Film Review: The Autobiography of Nicolae Ceausescu

This depiction of a dictator’s life is one very long, intermittently rewarding haul.
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In The Autobiography of Nicolae Ceausescu, director Andrei Ucija, using a wealth of archival footage, presents a strangely oblique accounting of the Romanian dictator’s days, which seemed to have been largely full of state receptions and visits. The viewer, who must go along with Ucija’s decision to use no further illuminating narration, therefore might feel somewhat beaten into submission in a way similar to any of Ceausescu’s party members, likely inundated by much the same kind of footage, albeit hopefully used for more positive propagandistic purposes.

Thankfully, much of this found and carefully pasted together footage is mesmerizing, be it the film’s opening with Ceausescu and his wife being interrogated moments before their 1989 execution in a mock trial during which they emphatically deny and refuse to sign anything, or the opening sequence featuring the death and enormous state funeral of Ceausescu predecessor Gheorghe Gheorghiu-Dej. Through his ever-more impressive public appearances, one sees how this slight, none-too-interesting little man with the wild cockscomb of hair became such a ubiquitous symbol of leadership.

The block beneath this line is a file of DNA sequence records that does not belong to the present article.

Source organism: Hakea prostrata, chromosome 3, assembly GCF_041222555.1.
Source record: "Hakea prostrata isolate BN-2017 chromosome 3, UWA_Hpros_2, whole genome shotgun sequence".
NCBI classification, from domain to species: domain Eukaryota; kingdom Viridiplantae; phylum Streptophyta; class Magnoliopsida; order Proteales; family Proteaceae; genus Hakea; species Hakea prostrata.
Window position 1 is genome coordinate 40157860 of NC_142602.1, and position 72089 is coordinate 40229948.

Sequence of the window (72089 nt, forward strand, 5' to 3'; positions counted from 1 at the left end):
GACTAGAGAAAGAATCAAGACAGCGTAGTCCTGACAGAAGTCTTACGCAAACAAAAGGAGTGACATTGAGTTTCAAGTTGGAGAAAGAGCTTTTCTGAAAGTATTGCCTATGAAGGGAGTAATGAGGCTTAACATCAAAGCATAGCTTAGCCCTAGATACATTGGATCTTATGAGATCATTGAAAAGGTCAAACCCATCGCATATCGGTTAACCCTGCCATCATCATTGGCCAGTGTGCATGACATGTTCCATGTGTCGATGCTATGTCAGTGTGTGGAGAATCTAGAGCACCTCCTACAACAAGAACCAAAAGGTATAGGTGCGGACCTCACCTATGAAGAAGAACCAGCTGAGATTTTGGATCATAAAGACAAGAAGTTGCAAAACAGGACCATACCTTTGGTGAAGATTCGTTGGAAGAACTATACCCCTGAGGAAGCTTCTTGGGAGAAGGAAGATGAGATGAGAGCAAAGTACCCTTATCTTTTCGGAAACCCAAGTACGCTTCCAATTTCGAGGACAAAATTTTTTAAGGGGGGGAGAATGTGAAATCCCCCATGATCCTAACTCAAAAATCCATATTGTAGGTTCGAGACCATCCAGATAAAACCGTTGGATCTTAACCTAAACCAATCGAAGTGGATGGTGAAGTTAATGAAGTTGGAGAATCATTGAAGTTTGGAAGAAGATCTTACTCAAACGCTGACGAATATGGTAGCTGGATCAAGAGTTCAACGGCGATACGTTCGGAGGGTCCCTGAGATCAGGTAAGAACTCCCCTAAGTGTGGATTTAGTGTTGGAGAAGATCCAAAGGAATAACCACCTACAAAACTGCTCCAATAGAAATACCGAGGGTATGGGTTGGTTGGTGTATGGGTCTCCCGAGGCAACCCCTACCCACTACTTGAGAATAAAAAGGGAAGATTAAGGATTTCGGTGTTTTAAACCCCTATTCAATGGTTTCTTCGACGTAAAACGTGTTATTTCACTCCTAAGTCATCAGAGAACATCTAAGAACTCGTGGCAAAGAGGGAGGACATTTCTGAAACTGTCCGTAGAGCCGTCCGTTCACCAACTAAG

Ceausescu’s public opposition to the Soviet Union‘s invasion of Czechoslovakia earned him the admiration and support of much of the rest of the world. The film’s list of high-ranking guest stars includes—all of them making very nice to Ceausescu—Leonid Brezhnev, Charles De Gaulle, Alexander Dubcek of Czechoslovakia, Mao Tse Tung, Queen Elizabeth, Jimmy Carter, Richard Nixon, Imelda Marcos, et al.

The endless visual pageantry of sadly tacky official celebrations is intermittently punctuated by the words of the man himself, and the emptiness of his hectoring rhetoric is rather stupefying when you think of the millions of Romanians he seduced. The Autobiography of Nicolae Ceaucescu, with 90 minutes or more excised to tighten it and perhaps a cleverly antic music score, might even drolly play like a modern comic version of Chaplin’s The Great Dictator. Or, better yet, watch this in tandem with the delightful Tales of the Golden Age, which has all of the joyous cinematic verve that’s so much easier to respond to.